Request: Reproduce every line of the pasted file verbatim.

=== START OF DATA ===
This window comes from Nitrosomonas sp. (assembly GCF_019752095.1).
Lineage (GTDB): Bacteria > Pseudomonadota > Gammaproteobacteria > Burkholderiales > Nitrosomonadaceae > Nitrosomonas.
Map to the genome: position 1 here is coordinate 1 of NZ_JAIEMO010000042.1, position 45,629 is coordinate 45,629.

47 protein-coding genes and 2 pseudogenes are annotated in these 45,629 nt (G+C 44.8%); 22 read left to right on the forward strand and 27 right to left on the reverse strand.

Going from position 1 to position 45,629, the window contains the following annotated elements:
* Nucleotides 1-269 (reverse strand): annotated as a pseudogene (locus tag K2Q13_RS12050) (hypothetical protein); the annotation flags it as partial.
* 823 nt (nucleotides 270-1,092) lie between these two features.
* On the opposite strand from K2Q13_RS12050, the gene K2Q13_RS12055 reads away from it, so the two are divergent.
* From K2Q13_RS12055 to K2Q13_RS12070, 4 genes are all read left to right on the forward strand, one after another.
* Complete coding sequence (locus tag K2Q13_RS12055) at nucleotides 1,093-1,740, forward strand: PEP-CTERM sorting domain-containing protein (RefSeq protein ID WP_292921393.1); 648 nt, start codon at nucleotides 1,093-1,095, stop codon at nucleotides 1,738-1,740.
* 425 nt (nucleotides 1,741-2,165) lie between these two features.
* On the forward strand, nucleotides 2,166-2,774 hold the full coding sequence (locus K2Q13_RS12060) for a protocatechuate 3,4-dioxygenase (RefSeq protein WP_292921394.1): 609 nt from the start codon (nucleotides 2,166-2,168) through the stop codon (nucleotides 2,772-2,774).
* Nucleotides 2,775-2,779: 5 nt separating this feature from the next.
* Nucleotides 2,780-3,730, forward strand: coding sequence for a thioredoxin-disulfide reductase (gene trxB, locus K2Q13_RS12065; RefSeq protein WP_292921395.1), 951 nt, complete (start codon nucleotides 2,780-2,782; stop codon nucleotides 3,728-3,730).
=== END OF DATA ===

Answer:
This window comes from Nitrosomonas sp. (assembly GCF_019752095.1).
Lineage (GTDB): Bacteria > Pseudomonadota > Gammaproteobacteria > Burkholderiales > Nitrosomonadaceae > Nitrosomonas.
Map to the genome: position 1 here is coordinate 1 of NZ_JAIEMO010000042.1, position 45,629 is coordinate 45,629.

47 protein-coding genes and 2 pseudogenes are annotated in these 45,629 nt (G+C 44.8%); 22 read left to right on the forward strand and 27 right to left on the reverse strand.

Going from position 1 to position 45,629, the window contains the following annotated elements:
* Nucleotides 1-269 (reverse strand): annotated as a pseudogene (locus tag K2Q13_RS12050) (hypothetical protein); the annotation flags it as partial.
* 823 nt (nucleotides 270-1,092) lie between these two features.
* On the opposite strand from K2Q13_RS12050, the gene K2Q13_RS12055 reads away from it, so the two are divergent.
* From K2Q13_RS12055 to K2Q13_RS12070, 4 genes are all read left to right on the forward strand, one after another.
* Complete coding sequence (locus tag K2Q13_RS12055) at nucleotides 1,093-1,740, forward strand: PEP-CTERM sorting domain-containing protein (RefSeq protein ID WP_292921393.1); 648 nt, start codon at nucleotides 1,093-1,095, stop codon at nucleotides 1,738-1,740.
* 425 nt (nucleotides 1,741-2,165) lie between these two features.
* On the forward strand, nucleotides 2,166-2,774 hold the full coding sequence (locus K2Q13_RS12060) for a protocatechuate 3,4-dioxygenase (RefSeq protein WP_292921394.1): 609 nt from the start codon (nucleotides 2,166-2,168) through the stop codon (nucleotides 2,772-2,774).
* Nucleotides 2,775-2,779: 5 nt separating this feature from the next.
* Nucleotides 2,780-3,730, forward strand: coding sequence for a thioredoxin-disulfide reductase (gene trxB, locus K2Q13_RS12065; RefSeq protein WP_292921395.1), 951 nt, complete (start codon nucleotides 2,780-2,782; stop codon nucleotides 3,728-3,730).